Presenting multiple project timelines at the same time aids project managers and decision makers throughout the management process and assures that schedules remain coordinated and results delivered. OnePager Pro, an add-in to Microsoft Project, can provide clear, concise, and powerful Gantt chart graphics to assist project managers, team members, stakeholders, and customers understand the schedule relationships and schedule related issues. After reading this article, you can take a free trial of OnePager Pro to try it in your own PPM environment.
This article shows how OnePager can present multiple project timelines in the PPM environment quickly, effectively, and consistently.
Suppose we have three sample projects (shown below) detailed in a Microsoft Project schedule:
The Microsoft Project integrated master schedule (IMS) above shows some detail in terms of the relationships between projects, but project managers may need to work a little harder to see any specific issues that might be raised to executives.
Let’s bring OnePager Pro in by first selecting the Multi-Project Ribbon Chart template from OnePager Pro's easy import wizard that launches directly from Microsoft Project. Simply hit New from the Start screen, find the Starting Template section, hit the Change... button, then BROWSE..., and find that template in your file system (it comes preloaded with all installations of OnePager Pro). You can specify a snapshot (status date) of the project as well.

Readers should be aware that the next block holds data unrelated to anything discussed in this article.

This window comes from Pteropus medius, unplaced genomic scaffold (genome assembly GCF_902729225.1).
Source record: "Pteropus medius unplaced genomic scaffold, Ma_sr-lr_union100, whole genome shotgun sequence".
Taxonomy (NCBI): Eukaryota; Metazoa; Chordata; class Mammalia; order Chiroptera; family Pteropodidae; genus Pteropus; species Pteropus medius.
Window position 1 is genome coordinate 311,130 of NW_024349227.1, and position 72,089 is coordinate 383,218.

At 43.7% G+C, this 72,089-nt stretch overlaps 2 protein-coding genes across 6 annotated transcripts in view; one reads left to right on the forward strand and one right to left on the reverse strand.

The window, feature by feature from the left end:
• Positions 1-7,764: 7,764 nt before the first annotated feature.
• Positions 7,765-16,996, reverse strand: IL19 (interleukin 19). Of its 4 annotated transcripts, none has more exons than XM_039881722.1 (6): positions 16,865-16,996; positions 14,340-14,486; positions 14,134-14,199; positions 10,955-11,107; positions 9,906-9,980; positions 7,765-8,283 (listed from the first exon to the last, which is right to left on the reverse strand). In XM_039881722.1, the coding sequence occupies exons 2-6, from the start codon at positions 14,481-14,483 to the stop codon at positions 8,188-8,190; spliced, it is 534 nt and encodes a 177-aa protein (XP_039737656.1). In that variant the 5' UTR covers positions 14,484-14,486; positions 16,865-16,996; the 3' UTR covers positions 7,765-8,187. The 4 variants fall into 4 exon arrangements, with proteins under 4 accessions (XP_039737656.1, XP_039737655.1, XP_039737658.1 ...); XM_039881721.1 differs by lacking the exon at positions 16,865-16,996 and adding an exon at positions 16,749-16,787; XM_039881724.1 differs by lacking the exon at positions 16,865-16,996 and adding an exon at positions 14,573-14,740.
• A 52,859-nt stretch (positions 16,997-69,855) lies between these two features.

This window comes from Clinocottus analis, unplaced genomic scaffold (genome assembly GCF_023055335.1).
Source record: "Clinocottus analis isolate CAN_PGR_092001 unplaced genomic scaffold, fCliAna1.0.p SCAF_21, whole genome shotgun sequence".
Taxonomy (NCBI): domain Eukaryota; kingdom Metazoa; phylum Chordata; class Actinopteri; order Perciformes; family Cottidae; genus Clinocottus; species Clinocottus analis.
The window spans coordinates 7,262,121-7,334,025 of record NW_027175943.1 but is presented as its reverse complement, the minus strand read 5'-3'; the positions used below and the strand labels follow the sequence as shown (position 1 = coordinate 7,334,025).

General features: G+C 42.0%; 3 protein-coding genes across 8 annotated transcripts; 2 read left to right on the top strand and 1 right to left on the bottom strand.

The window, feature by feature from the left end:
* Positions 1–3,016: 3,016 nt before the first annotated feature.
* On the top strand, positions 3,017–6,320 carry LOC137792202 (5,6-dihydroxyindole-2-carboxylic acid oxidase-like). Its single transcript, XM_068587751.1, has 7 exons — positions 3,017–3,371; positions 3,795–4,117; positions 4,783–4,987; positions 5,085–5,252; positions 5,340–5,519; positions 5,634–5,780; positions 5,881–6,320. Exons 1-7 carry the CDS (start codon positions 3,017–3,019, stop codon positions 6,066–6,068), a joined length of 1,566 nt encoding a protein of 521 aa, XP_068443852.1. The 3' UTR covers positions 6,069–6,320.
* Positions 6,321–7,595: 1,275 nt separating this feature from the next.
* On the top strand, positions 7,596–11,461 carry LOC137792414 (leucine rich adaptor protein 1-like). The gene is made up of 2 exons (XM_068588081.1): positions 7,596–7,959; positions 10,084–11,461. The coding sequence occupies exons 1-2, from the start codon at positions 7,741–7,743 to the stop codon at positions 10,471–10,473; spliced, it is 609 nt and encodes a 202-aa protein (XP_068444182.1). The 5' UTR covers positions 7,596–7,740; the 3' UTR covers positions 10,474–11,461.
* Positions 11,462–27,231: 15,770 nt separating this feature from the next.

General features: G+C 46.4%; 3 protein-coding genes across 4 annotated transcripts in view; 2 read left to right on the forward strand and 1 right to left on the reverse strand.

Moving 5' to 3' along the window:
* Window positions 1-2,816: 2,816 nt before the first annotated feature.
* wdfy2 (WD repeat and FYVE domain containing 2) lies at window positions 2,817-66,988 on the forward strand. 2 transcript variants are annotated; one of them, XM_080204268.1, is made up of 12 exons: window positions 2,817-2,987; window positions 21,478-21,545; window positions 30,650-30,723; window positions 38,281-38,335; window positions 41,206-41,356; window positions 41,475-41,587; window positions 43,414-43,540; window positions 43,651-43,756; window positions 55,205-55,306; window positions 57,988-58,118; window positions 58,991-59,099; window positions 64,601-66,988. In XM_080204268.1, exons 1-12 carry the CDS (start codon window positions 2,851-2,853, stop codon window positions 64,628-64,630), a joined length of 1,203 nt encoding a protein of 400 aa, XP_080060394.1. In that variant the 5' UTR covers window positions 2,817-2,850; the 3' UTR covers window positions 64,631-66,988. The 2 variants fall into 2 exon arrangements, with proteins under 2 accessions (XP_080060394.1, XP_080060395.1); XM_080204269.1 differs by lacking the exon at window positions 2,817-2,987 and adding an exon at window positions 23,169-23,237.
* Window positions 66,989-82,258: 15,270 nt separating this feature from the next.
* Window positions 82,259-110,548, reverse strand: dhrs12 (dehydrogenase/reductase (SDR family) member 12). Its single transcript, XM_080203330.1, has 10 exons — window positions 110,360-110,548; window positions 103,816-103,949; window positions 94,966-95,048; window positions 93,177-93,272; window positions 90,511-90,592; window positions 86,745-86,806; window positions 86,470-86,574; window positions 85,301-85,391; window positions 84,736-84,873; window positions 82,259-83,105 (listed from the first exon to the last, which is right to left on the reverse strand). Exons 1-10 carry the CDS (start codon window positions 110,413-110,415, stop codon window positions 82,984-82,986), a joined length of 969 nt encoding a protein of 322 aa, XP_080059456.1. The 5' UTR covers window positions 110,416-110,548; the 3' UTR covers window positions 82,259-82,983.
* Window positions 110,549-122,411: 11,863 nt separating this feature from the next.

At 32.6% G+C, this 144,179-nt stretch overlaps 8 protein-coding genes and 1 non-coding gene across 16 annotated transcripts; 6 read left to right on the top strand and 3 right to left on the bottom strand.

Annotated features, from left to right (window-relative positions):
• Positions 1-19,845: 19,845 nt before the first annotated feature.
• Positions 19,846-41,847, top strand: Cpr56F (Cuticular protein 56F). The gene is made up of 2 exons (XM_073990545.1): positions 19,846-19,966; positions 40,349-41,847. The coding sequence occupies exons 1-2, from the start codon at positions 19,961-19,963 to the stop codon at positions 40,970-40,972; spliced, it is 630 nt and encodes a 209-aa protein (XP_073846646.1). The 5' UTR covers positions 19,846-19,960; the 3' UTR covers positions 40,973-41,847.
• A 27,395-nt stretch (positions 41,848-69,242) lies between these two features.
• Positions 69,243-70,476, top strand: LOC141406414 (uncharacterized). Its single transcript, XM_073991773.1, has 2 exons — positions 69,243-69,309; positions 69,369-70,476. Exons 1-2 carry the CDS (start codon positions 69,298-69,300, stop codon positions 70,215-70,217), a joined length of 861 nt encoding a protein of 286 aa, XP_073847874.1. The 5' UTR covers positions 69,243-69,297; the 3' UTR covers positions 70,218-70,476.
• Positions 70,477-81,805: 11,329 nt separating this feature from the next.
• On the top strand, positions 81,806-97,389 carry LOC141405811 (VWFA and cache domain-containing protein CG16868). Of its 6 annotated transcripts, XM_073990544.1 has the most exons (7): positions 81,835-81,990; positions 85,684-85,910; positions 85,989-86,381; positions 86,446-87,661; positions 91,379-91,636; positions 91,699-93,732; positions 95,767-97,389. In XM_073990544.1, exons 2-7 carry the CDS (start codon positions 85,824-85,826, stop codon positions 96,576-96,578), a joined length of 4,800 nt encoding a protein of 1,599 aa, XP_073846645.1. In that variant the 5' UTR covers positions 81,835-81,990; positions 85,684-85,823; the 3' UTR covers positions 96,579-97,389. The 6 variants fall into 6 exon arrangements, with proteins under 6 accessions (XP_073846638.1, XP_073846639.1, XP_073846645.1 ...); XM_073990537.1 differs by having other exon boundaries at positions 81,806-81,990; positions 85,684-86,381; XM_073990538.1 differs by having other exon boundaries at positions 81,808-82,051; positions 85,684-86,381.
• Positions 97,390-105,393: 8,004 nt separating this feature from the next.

After quickly finishing the wizard, the following Gantt chart is automatically created by OnePager Pro:
OnePager Pro automatically groups the project plan into swimlanes based on the subproject, and then collects sets of tasks into a single row based on the phase of each subproject. Progress of individual tasks is represented by the yellow bars along the bottom of each task. All of this formatting is done automatically based on the data already in Microsoft Project.
As an important addition, color is used to represent the various resource categories (e.g., Team 1, Team 2, etc.) which add a critical information dimension to the chart. The chart can be customized to color-code by another piece of Microsoft Project data if a resource-specific view is not required.
The snapshot, taken on 5/1/2012, shows all project portfolio information on one page, with clear organization, labeling, and status information as of the snapshot date. It's very easy to conduct a focused project meeting when the information is this easy to understand.
If we update any projects in the portfolio in the future, OnePager will retain the report's look and feel from one period to the next. As an example, see the snapshot below taken on 7/1/2012:
Note that the snapshot date and the position of the red time cursor has been updated. The chart’s look and feel has not changed, but several tasks now show a delay, while other tasks have made progress (indicated by the yellow progress bars).
OnePager Pro offers an excellent way to present project portfolio schedules in a multi-project environment without consuming enormous amounts of resources building charts by hand in Visio or PowerPoint. OnePager does it for you in seconds, always showing the schedule accurately, and provides consistency from version to version. It is easy to share a OnePager Pro report in PowerPoint, SharePoint or e-mail with other members of the PMO.15-Day